God had not been an American for five minutes and already somebody was making his sovereignty into a melodramatic off-Broadway show. But this shouldn’t be surprising, really. Certainty as it relates to faith—something that the Puritans weren’t in short supply of—always leads to exaggerated displays of religiosity. As most of us know, certainty makes us cranky, reactive, and always two prophetic signs away from “the End.” Which was exactly how the Puritans viewed America, as God’s last stand! America was the world’s last hope, a grand fulfillment of Luther’s Reformation, a second install- ment of the Israelites’ Promised Land, and about as close as we were going to get to the divine fruition of the Kingdom of God. In other words, the City Upon a Hill just got skyscrapers and a subway.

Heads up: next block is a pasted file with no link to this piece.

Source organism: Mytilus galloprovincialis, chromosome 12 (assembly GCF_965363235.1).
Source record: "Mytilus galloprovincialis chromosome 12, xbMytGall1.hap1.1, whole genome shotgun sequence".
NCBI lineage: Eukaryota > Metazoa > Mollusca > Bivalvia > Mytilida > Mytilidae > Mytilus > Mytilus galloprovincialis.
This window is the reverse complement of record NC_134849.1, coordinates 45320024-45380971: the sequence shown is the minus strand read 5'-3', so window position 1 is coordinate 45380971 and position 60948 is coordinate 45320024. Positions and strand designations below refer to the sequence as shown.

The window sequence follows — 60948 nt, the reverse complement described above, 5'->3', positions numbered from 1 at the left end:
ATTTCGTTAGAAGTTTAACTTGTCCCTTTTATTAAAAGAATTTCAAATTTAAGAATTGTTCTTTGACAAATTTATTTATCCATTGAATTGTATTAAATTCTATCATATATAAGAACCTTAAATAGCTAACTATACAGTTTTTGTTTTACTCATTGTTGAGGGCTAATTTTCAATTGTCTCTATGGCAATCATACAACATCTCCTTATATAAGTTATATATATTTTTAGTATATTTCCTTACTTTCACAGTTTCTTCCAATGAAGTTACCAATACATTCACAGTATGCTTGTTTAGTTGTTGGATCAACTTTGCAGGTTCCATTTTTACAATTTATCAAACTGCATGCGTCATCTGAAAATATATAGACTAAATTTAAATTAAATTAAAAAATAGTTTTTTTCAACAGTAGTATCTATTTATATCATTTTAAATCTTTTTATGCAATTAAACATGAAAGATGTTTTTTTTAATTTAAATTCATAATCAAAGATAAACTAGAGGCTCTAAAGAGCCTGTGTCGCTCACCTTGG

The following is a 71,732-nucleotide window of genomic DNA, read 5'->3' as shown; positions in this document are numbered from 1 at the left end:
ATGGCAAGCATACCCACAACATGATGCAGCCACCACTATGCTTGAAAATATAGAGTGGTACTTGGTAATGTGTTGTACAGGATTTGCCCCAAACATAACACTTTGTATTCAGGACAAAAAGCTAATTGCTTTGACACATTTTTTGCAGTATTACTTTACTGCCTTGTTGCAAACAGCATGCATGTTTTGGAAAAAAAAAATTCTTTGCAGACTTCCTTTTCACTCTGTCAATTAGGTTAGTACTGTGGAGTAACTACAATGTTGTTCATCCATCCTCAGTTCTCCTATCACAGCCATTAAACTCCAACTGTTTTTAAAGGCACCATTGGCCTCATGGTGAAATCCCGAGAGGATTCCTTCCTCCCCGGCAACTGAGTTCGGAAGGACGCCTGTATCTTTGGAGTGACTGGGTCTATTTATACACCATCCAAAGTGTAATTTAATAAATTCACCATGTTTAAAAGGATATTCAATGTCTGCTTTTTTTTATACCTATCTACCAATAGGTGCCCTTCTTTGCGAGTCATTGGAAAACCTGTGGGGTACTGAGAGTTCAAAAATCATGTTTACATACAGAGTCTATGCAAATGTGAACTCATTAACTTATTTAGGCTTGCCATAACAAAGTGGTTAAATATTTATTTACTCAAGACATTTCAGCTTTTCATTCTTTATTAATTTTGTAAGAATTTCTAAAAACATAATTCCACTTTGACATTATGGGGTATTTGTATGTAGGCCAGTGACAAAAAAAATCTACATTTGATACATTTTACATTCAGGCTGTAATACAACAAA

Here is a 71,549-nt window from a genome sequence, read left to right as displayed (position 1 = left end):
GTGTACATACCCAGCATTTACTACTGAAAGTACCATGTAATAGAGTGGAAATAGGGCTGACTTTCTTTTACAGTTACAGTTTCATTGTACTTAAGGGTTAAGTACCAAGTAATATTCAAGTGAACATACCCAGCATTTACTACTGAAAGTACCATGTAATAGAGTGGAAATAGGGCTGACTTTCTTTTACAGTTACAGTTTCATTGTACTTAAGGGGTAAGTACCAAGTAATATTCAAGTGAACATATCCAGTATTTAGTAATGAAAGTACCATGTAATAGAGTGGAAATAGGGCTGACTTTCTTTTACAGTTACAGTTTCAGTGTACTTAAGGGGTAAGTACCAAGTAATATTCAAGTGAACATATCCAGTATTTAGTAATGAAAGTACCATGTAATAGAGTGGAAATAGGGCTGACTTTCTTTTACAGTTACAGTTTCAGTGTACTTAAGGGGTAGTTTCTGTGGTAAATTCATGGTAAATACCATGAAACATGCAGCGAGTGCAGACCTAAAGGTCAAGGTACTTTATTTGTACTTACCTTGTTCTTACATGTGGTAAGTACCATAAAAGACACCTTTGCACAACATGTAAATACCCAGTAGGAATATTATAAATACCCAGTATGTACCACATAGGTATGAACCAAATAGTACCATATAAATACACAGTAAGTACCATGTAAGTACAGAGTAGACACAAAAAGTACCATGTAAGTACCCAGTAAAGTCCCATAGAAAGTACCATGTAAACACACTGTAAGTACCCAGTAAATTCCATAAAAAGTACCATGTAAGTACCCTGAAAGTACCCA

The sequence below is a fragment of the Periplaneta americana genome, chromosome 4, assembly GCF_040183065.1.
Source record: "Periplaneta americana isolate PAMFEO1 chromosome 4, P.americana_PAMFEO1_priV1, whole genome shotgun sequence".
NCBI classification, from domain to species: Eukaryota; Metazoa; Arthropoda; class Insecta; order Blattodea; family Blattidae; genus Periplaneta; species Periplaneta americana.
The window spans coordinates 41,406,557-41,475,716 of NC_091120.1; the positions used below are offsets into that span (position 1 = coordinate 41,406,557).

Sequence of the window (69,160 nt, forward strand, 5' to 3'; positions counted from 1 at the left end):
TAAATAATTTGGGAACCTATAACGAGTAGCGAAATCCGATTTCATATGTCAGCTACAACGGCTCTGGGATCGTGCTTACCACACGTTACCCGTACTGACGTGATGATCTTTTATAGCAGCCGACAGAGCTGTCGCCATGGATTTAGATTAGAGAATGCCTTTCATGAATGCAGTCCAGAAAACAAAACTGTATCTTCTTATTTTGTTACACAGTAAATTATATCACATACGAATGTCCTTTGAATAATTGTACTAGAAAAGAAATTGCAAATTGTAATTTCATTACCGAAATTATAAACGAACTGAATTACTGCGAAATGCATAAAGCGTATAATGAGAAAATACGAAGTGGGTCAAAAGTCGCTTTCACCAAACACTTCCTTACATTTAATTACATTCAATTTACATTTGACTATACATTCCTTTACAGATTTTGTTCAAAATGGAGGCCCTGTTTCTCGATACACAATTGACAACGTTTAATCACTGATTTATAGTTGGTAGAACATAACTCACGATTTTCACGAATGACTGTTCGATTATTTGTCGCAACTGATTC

That America would become God’s shining example to the world of how society and religion should coexist has been a narrative threaded throughout our nation’s history. John Winthrop’s vision of a “city upon a hill” has become one of America’s unofficial mottos. Though I doubt Winthrop intended his use of Jesus’s words to become such an overused political tagline for speeches and op-ed pieces, that’s just what happened. Derivatives have been used by American people in every arena, from preachers to politicians to pundits. Some people use the phrase to praise America’s “Christian history.” Others use it as a way of chiding the American people for trying to undermine Winthrop’s dream. Most often, when Winthrop’s “city upon a hill” gets mentioned, at least in a serious manner, it’s for political effect. A host of U.S. presidents, from John Adams and Abraham Lincoln to John F. Kennedy and George W. Bush, have offered their unique spin on the sentiment. Even Sarah Palin paid homage to the phrasing during her run for vice president alongside Senator John McCain in 2008. In America by Heart: Reflections on Family, Faith, and Flag, Palin writes, “America is an exceptional nation, the shining city on a hill that Ronald Reagan believed it is.” Palin combines Winthrop’s ideal with an idea that many call American exceptionalism, a concept that paints America as the greatest nation in the world. Palin writes that “many people don’t believe we have a special message for the world or a special mission to preserve our greatness for the betterment of not just ourselves but all of humanity.”